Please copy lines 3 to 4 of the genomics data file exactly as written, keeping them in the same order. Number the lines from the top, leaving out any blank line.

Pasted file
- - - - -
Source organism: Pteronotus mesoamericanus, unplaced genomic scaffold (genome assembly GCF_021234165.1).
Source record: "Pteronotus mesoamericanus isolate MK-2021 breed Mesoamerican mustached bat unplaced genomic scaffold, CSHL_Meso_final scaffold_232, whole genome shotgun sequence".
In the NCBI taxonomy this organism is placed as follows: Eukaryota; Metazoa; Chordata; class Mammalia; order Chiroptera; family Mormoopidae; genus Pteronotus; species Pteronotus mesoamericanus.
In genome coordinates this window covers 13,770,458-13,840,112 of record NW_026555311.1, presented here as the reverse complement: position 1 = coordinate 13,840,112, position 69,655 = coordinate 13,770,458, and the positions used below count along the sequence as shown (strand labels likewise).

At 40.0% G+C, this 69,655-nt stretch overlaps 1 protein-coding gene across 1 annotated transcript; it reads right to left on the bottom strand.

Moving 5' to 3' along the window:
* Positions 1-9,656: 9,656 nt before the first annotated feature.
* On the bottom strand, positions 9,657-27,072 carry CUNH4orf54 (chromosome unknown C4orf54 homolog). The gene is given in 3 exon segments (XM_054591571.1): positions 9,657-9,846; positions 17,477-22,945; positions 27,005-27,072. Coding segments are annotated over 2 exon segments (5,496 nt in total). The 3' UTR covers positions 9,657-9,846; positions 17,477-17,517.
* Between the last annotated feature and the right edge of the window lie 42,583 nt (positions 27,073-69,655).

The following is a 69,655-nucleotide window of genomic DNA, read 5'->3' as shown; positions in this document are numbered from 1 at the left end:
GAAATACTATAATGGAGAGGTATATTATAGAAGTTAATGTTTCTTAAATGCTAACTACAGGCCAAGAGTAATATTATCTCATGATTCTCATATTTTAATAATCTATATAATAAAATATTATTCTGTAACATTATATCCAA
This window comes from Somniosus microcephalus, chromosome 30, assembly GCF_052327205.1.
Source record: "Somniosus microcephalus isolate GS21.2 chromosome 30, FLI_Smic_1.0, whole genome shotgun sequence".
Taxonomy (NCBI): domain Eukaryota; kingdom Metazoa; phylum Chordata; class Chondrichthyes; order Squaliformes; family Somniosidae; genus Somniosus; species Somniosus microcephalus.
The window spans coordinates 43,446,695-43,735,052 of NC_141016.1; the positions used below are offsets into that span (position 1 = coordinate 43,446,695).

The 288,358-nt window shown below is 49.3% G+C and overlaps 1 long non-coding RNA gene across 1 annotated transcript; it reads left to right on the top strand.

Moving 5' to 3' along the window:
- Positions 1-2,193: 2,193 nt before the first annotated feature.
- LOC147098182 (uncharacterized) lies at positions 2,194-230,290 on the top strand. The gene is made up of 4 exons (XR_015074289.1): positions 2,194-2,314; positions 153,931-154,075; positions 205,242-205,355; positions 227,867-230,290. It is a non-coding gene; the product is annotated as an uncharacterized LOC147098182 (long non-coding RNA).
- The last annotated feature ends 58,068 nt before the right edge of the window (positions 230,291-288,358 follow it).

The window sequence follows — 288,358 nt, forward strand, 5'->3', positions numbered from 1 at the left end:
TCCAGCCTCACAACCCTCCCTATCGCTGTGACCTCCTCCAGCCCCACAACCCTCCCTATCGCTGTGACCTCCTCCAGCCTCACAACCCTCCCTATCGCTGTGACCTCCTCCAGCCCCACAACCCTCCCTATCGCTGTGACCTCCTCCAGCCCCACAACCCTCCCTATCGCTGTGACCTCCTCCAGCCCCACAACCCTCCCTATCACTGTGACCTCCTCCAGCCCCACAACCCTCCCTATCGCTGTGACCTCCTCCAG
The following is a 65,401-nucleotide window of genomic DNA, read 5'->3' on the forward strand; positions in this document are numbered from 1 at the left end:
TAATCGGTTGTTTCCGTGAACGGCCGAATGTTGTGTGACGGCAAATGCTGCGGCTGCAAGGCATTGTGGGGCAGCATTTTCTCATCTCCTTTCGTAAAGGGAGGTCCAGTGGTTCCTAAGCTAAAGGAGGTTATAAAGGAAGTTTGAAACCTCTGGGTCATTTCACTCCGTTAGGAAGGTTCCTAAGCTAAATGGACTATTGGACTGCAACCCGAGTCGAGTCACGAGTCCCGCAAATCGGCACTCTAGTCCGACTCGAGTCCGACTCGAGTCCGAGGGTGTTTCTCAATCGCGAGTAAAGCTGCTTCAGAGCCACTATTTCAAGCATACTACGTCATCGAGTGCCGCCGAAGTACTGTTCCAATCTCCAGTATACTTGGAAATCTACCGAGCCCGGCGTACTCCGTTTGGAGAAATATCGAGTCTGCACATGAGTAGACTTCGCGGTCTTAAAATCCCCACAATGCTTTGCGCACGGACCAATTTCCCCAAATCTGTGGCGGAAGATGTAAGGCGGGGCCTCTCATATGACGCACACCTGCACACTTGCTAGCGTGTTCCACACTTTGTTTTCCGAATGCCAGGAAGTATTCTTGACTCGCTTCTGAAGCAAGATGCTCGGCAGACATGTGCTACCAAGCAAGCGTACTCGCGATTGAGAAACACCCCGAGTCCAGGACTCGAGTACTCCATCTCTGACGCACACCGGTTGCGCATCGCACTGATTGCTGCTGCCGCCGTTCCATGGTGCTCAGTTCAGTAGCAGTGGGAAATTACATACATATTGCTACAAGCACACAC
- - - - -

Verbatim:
In the NCBI taxonomy this organism is placed as follows: Eukaryota; Metazoa; Chordata; class Mammalia; order Chiroptera; family Mormoopidae; genus Pteronotus; species Pteronotus mesoamericanus.
In genome coordinates this window covers 13,770,458-13,840,112 of record NW_026555311.1, presented here as the reverse complement: position 1 = coordinate 13,840,112, position 69,655 = coordinate 13,770,458, and the positions used below count along the sequence as shown (strand labels likewise).